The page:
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Title: Parenting stress undermines mother-child brain-to-brain synchrony : a hyperscanning study
Authors: Leck, W. Q.
Azhari, Atiqah
Gabrieli, Giulio
Bizzego, Andrea
Rigo, Paola
Setoh, Peipei
Bornstein, Marc H.
Esposito, Gianluca
Keywords: Cooperation
Human Behaviour
Social sciences::Psychology
Issue Date: 2019
Source: Azhari, A., Leck, W. Q., Gabrieli, G., Bizzego, A., Rigo, P., Setoh, P., . . . Esposito, G. (2019). Parenting stress undermines mother-child brain-to-brain synchrony : a hyperscanning study. Scientific Reports, 9(1), 11407-. doi:10.1038/s41598-019-47810-4
Series/Report no.: Scientific Reports
Abstract: Synchrony refers to the coordinated interplay of behavioural and physiological signals that reflect the bi-directional attunement of one partner to the other’s psychophysiological, cognitive, emotional, and behavioral state. In mother-child relationships, a synchronous pattern of interaction indicates parental sensitivity. Parenting stress has been shown to undermine mother-child behavioural synchrony. However, it has yet to be discerned whether parenting stress affects brain-to-brain synchrony during everyday joint activities. Here, we show that greater parenting stress is associated with less brain-to-brain synchrony in the medial left cluster of the prefrontal cortex when mother and child engage in a typical dyadic task of watching animation videos together. This brain region overlaps with the inferior frontal gyrus, the frontal eye field, and the dorsolateral prefrontal cortex, which are implicated in inference of mental states and social cognition. Our result demonstrates the adverse effect of parenting stress on mother-child attunement that is evident at a brain-to-brain level. Mother-child brain-to-brain asynchrony may underlie the robust association between parenting stress and poor dyadic co-regulation. We anticipate our study to form the foundation for future investigations into mechanisms by which parenting stress impairs the mother-child relationship.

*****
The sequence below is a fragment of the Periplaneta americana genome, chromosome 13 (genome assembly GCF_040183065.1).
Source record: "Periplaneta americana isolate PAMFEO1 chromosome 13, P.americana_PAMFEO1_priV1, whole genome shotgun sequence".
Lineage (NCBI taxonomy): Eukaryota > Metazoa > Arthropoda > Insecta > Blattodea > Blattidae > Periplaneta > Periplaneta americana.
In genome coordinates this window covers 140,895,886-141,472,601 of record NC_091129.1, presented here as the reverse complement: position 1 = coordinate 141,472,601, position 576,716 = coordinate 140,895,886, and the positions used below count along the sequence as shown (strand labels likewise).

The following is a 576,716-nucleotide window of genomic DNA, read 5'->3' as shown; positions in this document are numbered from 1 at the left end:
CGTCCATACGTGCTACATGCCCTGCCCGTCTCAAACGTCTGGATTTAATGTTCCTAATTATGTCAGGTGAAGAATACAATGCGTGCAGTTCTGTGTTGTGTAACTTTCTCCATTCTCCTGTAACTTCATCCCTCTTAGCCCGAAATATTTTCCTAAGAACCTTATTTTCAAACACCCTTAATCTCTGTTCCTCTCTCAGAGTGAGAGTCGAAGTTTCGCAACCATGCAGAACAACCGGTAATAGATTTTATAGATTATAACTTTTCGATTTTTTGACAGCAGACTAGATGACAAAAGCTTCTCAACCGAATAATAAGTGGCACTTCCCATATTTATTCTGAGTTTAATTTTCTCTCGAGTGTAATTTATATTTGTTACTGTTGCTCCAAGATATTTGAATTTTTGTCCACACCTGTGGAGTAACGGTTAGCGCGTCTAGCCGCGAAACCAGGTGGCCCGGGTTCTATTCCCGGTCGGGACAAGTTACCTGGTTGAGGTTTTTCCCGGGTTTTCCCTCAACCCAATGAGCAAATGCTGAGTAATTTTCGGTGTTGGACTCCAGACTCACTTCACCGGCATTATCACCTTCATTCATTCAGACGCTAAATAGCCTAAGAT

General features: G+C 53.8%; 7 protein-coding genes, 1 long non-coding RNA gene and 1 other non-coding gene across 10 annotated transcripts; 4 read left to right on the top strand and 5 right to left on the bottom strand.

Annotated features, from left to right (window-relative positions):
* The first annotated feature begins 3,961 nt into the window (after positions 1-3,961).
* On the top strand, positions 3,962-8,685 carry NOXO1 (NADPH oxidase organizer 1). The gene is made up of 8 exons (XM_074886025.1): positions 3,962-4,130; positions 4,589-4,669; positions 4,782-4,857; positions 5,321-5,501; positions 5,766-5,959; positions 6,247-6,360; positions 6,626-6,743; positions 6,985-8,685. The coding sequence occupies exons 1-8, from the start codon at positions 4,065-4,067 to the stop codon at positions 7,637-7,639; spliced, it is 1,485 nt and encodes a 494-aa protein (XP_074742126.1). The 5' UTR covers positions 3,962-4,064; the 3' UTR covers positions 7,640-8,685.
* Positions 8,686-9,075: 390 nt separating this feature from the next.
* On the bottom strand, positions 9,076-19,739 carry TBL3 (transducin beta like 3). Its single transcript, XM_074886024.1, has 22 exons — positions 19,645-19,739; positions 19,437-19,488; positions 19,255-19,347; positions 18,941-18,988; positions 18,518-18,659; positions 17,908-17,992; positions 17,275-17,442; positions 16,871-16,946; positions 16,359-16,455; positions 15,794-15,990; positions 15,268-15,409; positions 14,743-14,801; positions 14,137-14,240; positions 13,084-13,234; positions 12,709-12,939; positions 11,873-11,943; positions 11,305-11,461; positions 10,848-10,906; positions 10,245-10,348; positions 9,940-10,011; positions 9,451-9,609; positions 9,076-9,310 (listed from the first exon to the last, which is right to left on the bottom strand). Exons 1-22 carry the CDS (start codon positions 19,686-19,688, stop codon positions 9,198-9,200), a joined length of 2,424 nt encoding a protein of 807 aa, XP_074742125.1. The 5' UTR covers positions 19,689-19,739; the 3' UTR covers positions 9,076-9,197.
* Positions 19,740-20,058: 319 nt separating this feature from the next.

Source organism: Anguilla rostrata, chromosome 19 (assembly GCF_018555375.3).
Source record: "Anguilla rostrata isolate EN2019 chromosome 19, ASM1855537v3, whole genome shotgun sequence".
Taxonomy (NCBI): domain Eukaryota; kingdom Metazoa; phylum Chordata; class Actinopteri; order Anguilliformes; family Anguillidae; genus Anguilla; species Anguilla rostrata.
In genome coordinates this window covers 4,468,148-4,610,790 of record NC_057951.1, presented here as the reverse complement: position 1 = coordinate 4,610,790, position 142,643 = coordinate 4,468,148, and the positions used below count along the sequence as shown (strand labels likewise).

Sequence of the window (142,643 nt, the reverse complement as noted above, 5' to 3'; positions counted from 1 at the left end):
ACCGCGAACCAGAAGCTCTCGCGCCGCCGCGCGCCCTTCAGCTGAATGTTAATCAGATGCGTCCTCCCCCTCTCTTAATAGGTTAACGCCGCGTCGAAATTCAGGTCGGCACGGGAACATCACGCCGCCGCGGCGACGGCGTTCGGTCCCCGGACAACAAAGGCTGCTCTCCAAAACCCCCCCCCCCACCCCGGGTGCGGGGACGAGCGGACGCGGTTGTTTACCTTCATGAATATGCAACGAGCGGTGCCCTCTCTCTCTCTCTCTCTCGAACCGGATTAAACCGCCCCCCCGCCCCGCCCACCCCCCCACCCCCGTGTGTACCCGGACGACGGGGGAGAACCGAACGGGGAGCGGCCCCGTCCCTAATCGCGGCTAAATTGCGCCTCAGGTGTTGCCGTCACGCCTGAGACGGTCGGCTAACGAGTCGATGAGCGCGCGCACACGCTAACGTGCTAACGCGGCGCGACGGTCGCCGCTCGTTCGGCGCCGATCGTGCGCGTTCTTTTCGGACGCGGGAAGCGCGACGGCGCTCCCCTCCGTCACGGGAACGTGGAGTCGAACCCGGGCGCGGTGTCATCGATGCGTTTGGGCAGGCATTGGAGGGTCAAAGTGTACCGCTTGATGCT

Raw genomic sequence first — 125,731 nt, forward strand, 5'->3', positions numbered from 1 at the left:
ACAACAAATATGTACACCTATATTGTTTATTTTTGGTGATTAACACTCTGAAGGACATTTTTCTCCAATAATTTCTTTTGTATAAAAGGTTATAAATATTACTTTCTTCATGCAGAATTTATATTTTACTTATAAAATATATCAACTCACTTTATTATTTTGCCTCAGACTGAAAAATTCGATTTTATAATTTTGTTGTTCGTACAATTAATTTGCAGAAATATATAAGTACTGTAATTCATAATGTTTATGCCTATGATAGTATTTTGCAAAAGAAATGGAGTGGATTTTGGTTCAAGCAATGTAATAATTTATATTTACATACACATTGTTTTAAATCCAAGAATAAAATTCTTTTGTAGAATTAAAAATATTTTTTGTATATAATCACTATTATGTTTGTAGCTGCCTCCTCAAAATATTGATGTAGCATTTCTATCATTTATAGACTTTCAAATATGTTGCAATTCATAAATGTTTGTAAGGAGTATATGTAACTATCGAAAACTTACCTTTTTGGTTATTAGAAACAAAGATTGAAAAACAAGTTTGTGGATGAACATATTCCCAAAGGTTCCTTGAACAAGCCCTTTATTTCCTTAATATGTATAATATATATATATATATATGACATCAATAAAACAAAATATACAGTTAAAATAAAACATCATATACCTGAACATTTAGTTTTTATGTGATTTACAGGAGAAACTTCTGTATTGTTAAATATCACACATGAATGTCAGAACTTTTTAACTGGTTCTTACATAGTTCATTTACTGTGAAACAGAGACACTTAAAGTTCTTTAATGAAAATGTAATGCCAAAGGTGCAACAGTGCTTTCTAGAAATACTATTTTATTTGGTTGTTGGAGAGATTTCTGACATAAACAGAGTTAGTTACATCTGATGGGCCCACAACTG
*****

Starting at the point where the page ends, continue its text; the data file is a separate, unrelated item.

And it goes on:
DOI: 10.1038/s41598-019-47810-4
Rights: © 2019 The Author(s). This article is licensed under a Creative Commons Attribution 4.0 International License, which permits use, sharing, adaptation, distribution and reproduction in any medium or format, as long as you give appropriate credit to the original author(s) and the source, provide a link to the Creative Commons license, and indicate if changes were made. The images or other third party material in this article are included in the article’s Creative Commons license, unless indicated otherwise in a credit line to the material. If material is not included in the article’s Creative Commons license and your intended use is not permitted by statutory regulation or exceeds the permitted use, you will need to obtain permission directly from the copyright holder. To view a copy of this license, visit
Fulltext Permission: open
Fulltext Availability: With Fulltext
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